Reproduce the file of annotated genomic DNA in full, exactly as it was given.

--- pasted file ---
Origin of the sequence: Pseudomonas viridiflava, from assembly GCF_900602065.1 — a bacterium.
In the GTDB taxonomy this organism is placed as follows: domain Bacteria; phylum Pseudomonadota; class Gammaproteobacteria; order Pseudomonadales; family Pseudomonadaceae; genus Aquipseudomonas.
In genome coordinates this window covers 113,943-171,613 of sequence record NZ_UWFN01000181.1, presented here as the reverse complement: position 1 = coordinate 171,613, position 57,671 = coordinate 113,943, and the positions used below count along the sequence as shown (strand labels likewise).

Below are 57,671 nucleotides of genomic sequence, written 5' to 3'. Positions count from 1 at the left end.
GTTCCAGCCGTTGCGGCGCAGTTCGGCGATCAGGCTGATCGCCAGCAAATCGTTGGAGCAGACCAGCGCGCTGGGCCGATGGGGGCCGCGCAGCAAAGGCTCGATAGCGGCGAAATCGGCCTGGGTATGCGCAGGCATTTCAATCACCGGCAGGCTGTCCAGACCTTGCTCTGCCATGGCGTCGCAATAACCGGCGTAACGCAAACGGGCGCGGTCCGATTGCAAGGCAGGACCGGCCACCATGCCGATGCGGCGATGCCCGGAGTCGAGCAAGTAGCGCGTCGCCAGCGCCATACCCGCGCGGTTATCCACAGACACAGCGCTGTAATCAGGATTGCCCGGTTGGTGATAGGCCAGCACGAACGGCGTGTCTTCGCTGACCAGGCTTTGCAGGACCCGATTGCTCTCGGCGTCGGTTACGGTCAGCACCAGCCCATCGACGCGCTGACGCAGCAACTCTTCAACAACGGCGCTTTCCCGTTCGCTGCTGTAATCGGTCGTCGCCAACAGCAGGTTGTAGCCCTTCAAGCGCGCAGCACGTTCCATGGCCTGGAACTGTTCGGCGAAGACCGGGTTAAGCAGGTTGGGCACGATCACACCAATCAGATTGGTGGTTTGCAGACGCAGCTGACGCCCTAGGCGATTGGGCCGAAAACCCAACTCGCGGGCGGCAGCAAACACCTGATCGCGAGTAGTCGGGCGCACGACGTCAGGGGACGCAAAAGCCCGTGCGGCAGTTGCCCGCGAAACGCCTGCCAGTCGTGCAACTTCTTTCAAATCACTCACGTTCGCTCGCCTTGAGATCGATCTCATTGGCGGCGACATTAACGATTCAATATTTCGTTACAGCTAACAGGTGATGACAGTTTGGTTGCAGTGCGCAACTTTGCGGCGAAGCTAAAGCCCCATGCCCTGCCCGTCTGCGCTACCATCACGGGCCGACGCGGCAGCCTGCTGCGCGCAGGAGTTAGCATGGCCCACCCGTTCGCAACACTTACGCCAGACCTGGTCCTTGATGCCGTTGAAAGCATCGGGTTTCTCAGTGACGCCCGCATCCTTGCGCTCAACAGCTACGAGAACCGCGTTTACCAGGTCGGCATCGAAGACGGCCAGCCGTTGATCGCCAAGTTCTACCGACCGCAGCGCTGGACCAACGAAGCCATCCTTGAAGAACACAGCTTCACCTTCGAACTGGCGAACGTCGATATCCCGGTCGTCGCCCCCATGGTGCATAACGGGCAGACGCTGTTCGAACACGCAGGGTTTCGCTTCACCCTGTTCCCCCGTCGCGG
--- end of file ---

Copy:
Origin of the sequence: Pseudomonas viridiflava, from assembly GCF_900602065.1 — a bacterium.
In the GTDB taxonomy this organism is placed as follows: domain Bacteria; phylum Pseudomonadota; class Gammaproteobacteria; order Pseudomonadales; family Pseudomonadaceae; genus Aquipseudomonas.
In genome coordinates this window covers 113,943-171,613 of sequence record NZ_UWFN01000181.1, presented here as the reverse complement: position 1 = coordinate 171,613, position 57,671 = coordinate 113,943, and the positions used below count along the sequence as shown (strand labels likewise).

Below are 57,671 nucleotides of genomic sequence, written 5' to 3'. Positions count from 1 at the left end.
GTTCCAGCCGTTGCGGCGCAGTTCGGCGATCAGGCTGATCGCCAGCAAATCGTTGGAGCAGACCAGCGCGCTGGGCCGATGGGGGCCGCGCAGCAAAGGCTCGATAGCGGCGAAATCGGCCTGGGTATGCGCAGGCATTTCAATCACCGGCAGGCTGTCCAGACCTTGCTCTGCCATGGCGTCGCAATAACCGGCGTAACGCAAACGGGCGCGGTCCGATTGCAAGGCAGGACCGGCCACCATGCCGATGCGGCGATGCCCGGAGTCGAGCAAGTAGCGCGTCGCCAGCGCCATACCCGCGCGGTTATCCACAGACACAGCGCTGTAATCAGGATTGCCCGGTTGGTGATAGGCCAGCACGAACGGCGTGTCTTCGCTGACCAGGCTTTGCAGGACCCGATTGCTCTCGGCGTCGGTTACGGTCAGCACCAGCCCATCGACGCGCTGACGCAGCAACTCTTCAACAACGGCGCTTTCCCGTTCGCTGCTGTAATCGGTCGTCGCCAACAGCAGGTTGTAGCCCTTCAAGCGCGCAGCACGTTCCATGGCCTGGAACTGTTCGGCGAAGACCGGGTTAAGCAGGTTGGGCACGATCACACCAATCAGATTGGTGGTTTGCAGACGCAGCTGACGCCCTAGGCGATTGGGCCGAAAACCCAACTCGCGGGCGGCAGCAAACACCTGATCGCGAGTAGTCGGGCGCACGACGTCAGGGGACGCAAAAGCCCGTGCGGCAGTTGCCCGCGAAACGCCTGCCAGTCGTGCAACTTCTTTCAAATCACTCACGTTCGCTCGCCTTGAGATCGATCTCATTGGCGGCGACATTAACGATTCAATATTTCGTTACAGCTAACAGGTGATGACAGTTTGGTTGCAGTGCGCAACTTTGCGGCGAAGCTAAAGCCCCATGCCCTGCCCGTCTGCGCTACCATCACGGGCCGACGCGGCAGCCTGCTGCGCGCAGGAGTTAGCATGGCCCACCCGTTCGCAACACTTACGCCAGACCTGGTCCTTGATGCCGTTGAAAGCATCGGGTTTCTCAGTGACGCCCGCATCCTTGCGCTCAACAGCTACGAGAACCGCGTTTACCAGGTCGGCATCGAAGACGGCCAGCCGTTGATCGCCAAGTTCTACCGACCGCAGCGCTGGACCAACGAAGCCATCCTTGAAGAACACAGCTTCACCTTCGAACTGGCGAACGTCGATATCCCGGTCGTCGCCCCCATGGTGCATAACGGGCAGACGCTGTTCGAACACGCAGGGTTTCGCTTCACCCTGTTCCCCCGTCGCGG